In the first photo you may have noticed the unsightly black stuff on my sidewalk. It actually looked worse in person than what you can see here. More of it had accumulated in wet spots on my driveway, too. Being from a very dry, high altitude climate, it took me some time to figure out what that black stuff was. I lost sleep one night worrying about it. I've got an HOA to satisfy and didn't want them to get onto me about it.
Mold and dirt. We're in the rainy season here and the stuff just gathers like that and is ugly. Beloved used a power washer to clean it but I never paid attention. That was his bailiwick. He's been gone long enough now that this deficit in home upkeep has shown up.
Back in the early days of grief-stricken brain fog, I told the kids to take the power washer. I assumed I would be moving and I didn't want to be in charge of outdoor maintenance. (still don't)
No, I don't want the power washer back. Beloved had problems with it and took it in for repair a couple of times, so I don't need THAT!
Anyway, I came home from Book Club the other day to see that one of my neighbors was power washing the scummy stuff for me. What a delightful surprise and a huge blessing to me! He did an excellent job. I am pleased and thankful. The Lord met me at the point of my need.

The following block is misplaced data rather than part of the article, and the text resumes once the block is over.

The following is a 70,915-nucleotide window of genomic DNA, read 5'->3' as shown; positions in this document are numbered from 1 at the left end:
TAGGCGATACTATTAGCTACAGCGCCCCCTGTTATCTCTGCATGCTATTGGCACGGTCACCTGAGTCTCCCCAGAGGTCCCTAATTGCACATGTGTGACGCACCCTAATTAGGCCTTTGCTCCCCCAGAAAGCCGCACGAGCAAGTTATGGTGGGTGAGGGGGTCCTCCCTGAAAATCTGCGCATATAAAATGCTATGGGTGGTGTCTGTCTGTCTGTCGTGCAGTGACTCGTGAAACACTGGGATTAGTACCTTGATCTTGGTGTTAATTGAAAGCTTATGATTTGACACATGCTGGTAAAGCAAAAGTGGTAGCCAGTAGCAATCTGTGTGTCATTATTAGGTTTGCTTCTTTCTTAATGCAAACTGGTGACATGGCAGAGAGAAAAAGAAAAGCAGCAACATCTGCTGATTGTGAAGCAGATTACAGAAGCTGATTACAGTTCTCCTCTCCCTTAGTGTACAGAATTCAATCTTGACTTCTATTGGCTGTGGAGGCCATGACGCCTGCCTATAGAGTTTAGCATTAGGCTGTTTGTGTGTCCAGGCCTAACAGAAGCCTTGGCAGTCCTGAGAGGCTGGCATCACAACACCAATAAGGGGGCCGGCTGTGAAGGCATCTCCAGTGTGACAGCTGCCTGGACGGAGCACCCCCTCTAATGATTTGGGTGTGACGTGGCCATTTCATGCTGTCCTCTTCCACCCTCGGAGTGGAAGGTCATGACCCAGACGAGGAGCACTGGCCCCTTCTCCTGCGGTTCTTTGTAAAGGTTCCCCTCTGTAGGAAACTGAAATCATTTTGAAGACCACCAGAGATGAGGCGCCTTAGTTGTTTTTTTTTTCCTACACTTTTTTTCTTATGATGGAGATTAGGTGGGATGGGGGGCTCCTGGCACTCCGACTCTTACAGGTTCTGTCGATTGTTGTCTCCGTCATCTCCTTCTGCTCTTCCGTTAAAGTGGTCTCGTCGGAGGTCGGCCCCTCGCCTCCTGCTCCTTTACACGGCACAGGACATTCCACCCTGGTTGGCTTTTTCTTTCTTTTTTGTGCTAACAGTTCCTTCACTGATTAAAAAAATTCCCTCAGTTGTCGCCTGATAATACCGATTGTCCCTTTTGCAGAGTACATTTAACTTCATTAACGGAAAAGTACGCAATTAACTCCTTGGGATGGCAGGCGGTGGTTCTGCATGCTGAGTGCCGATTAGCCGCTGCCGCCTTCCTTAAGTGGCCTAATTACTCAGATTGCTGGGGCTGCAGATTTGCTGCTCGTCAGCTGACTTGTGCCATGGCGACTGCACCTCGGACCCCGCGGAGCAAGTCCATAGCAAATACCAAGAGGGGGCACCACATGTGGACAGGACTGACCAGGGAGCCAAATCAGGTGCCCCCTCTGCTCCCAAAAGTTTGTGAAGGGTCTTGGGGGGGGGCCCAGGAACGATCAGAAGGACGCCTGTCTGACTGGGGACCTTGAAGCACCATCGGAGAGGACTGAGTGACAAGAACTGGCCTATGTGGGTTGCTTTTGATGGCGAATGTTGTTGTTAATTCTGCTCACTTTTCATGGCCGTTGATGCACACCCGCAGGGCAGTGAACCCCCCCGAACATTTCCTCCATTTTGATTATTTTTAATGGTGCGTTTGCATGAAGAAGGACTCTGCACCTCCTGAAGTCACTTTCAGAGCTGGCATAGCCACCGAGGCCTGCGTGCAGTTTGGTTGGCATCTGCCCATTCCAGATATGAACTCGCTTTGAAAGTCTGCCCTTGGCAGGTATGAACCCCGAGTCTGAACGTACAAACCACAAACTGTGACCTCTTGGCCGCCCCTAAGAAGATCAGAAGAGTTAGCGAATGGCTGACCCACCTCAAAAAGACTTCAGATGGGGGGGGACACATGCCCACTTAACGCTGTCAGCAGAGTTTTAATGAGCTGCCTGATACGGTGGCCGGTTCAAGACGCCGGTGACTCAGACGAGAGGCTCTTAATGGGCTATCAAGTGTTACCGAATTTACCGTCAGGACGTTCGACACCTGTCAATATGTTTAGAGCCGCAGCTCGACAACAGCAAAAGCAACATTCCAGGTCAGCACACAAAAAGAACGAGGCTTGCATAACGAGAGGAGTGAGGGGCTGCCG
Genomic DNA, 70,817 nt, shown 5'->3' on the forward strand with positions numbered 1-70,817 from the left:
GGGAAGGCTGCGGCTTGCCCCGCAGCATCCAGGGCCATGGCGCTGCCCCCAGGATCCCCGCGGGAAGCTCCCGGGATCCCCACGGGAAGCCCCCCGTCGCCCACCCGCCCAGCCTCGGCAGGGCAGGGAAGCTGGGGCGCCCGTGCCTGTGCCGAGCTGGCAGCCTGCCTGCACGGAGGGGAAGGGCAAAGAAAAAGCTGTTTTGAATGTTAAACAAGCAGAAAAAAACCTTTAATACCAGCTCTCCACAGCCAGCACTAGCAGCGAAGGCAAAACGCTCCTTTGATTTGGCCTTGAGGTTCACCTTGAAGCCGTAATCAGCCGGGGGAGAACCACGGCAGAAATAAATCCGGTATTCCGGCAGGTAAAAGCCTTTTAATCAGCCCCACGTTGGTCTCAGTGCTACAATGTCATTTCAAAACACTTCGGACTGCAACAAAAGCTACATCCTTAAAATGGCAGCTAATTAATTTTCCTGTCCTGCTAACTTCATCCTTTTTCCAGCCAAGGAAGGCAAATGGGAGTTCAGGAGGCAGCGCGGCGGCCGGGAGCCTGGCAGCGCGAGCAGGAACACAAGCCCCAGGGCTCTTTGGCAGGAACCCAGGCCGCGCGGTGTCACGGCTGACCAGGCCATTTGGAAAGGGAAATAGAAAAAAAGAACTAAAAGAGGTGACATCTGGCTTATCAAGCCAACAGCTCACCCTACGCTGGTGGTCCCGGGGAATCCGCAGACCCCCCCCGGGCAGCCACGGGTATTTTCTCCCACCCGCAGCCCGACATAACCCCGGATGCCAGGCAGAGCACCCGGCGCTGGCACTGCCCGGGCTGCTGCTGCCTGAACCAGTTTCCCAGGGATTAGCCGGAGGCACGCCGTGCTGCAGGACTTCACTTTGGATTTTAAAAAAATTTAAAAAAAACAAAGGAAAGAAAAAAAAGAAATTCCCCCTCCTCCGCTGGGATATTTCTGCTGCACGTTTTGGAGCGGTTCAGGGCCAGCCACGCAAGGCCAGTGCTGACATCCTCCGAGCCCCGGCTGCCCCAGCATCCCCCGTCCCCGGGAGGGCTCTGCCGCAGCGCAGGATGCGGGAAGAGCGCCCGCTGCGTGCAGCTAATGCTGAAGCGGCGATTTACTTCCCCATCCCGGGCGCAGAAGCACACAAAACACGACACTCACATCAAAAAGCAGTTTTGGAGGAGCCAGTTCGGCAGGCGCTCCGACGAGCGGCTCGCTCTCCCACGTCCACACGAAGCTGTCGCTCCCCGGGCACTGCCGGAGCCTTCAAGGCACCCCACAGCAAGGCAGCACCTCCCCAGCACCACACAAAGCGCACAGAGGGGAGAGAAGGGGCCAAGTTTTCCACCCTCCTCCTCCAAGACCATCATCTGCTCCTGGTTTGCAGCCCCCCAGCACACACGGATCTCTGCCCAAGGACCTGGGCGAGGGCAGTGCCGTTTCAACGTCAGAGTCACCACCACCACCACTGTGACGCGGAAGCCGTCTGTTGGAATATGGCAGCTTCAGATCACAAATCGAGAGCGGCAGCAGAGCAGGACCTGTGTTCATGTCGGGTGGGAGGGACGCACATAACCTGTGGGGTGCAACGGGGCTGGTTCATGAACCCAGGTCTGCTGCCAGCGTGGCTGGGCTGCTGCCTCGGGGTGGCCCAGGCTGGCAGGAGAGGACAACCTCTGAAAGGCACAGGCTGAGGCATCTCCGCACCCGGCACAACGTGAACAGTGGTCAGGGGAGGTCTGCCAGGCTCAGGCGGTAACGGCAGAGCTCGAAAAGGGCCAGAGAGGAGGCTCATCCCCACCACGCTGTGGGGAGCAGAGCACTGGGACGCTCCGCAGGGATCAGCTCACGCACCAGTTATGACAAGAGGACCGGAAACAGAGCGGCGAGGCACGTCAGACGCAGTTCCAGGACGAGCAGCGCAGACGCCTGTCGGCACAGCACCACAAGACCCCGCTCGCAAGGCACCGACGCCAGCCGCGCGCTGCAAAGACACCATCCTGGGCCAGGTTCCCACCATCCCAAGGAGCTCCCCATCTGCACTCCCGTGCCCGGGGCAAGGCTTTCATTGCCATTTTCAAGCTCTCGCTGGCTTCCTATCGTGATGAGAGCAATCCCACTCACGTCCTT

As a "thank you," I baked these "Sausage Stars" for the neighbor and his wife. This is a versatile recipe I love. Put 2 wonton wrappers in each of the lightly-greased cups of a muffin pan. Bake for 3 minutes at 350 degrees. Remove from oven. In a separate bowl combine your filling, which can be anything you want. Mine was browned bulk pork sausage, canned (and drained) sliced olives, grated cheese, a cup of prepared Ranch dressing, and a tsp of ground red pepper. Spoon the mixture into the wonton cups and return to the oven for another 5-8 minutes, until the cheese is bubbly.
I mentioned Book Club. Three of us found shirts at a local department store that coordinate nicely with our study topic, Nancy Leigh DeMoss Woglemuth's book, Choosing Gratitude, Your Journey to Joy.
My last photo share is the back porch. In addition to the beige indoor/outdoor rug beneath the table and chairs and the Baker's Rack on the far wall, Beloved's black wood bench has been placed such that my herbs and assorted other plants can get some afternoon sunshine and even rain when the wind blows it in.
I have lost count how many benches Beloved built for me with a basic pattern, adapting it for whatever my need was at the time. He made this one for our back porch in Jacksonville, spray painting it in the back yard. He was so handy to have around!